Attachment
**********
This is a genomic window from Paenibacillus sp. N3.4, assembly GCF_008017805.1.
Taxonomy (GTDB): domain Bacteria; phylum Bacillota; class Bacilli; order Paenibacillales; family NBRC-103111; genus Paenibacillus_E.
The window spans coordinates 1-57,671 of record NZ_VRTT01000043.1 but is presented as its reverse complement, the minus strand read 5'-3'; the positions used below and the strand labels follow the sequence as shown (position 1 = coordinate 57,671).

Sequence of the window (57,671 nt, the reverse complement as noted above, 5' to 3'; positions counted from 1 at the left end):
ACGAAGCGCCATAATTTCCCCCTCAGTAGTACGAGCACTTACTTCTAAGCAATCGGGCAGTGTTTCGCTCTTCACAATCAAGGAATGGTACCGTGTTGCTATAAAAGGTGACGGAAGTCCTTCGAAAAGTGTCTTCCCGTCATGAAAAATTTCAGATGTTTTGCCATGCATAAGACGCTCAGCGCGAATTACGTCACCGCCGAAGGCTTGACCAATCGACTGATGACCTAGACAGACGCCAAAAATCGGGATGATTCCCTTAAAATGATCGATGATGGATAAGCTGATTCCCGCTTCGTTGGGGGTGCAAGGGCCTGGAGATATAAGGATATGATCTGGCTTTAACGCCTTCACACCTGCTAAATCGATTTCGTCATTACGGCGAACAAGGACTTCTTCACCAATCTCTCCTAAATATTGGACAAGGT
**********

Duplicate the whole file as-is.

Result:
This is a genomic window from Paenibacillus sp. N3.4, assembly GCF_008017805.1.
Taxonomy (GTDB): domain Bacteria; phylum Bacillota; class Bacilli; order Paenibacillales; family NBRC-103111; genus Paenibacillus_E.
The window spans coordinates 1-57,671 of record NZ_VRTT01000043.1 but is presented as its reverse complement, the minus strand read 5'-3'; the positions used below and the strand labels follow the sequence as shown (position 1 = coordinate 57,671).

Sequence of the window (57,671 nt, the reverse complement as noted above, 5' to 3'; positions counted from 1 at the left end):
ACGAAGCGCCATAATTTCCCCCTCAGTAGTACGAGCACTTACTTCTAAGCAATCGGGCAGTGTTTCGCTCTTCACAATCAAGGAATGGTACCGTGTTGCTATAAAAGGTGACGGAAGTCCTTCGAAAAGTGTCTTCCCGTCATGAAAAATTTCAGATGTTTTGCCATGCATAAGACGCTCAGCGCGAATTACGTCACCGCCGAAGGCTTGACCAATCGACTGATGACCTAGACAGACGCCAAAAATCGGGATGATTCCCTTAAAATGATCGATGATGGATAAGCTGATTCCCGCTTCGTTGGGGGTGCAAGGGCCTGGAGATATAAGGATATGATCTGGCTTTAACGCCTTCACACCTGCTAAATCGATTTCGTCATTACGGCGAACAAGGACTTCTTCACCAATCTCTCCTAAATATTGGACAAGGT